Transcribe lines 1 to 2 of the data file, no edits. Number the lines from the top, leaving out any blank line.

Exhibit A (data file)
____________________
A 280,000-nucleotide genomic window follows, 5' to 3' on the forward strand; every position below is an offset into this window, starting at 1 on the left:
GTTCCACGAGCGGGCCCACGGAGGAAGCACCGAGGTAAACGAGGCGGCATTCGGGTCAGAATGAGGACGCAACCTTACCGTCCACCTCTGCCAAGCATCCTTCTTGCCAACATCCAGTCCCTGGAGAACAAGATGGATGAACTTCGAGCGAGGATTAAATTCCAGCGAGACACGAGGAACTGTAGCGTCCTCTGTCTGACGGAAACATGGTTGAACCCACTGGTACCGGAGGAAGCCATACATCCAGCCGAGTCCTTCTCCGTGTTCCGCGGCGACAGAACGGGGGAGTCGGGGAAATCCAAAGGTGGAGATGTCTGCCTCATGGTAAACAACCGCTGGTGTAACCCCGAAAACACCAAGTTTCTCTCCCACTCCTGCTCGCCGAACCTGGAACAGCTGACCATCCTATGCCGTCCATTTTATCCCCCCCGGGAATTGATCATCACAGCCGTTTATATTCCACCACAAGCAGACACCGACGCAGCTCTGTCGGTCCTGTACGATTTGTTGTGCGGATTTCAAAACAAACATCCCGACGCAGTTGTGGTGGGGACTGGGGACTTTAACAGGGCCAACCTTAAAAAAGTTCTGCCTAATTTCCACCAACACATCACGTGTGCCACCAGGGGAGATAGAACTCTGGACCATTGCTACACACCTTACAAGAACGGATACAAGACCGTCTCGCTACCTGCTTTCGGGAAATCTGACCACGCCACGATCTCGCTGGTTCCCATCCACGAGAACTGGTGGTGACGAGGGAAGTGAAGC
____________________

A 280,000-nucleotide genomic window follows, 5' to 3' on the forward strand; every position below is an offset into this window, starting at 1 on the left:
GTTCCACGAGCGGGCCCACGGAGGAAGCACCGAGGTAAACGAGGCGGCATTCGGGTCAGAATGAGGACGCAACCTTACCGTCCACCTCTGCCAAGCATCCTTCTTGCCAACATCCAGTCCCTGGAGAACAAGATGGATGAACTTCGAGCGAGGATTAAATTCCAGCGAGACACGAGGAACTGTAGCGTCCTCTGTCTGACGGAAACATGGTTGAACCCACTGGTACCGGAGGAAGCCATACATCCAGCCGAGTCCTTCTCCGTGTTCCGCGGCGACAGAACGGGGGAGTCGGGGAAATCCAAAGGTGGAGATGTCTGCCTCATGGTAAACAACCGCTGGTGTAACCCCGAAAACACCAAGTTTCTCTCCCACTCCTGCTCGCCGAACCTGGAACAGCTGACCATCCTATGCCGTCCATTTTATCCCCCCCGGGAATTGATCATCACAGCCGTTTATATTCCACCACAAGCAGACACCGACGCAGCTCTGTCGGTCCTGTACGATTTGTTGTGCGGATTTCAAAACAAACATCCCGACGCAGTTGTGGTGGGGACTGGGGACTTTAACAGGGCCAACCTTAAAAAAGTTCTGCCTAATTTCCACCAACACATCACGTGTGCCACCAGGGGAGATAGAACTCTGGACCATTGCTACACACCTTACAAGAACGGATACAAGACCGTCTCGCTACCTGCTTTCGGGAAATCTGACCACGCCACGATCTCGCTGGTTCCCATCCACGAGAACTGGTGGTGACGAGGGAAGTGAAGC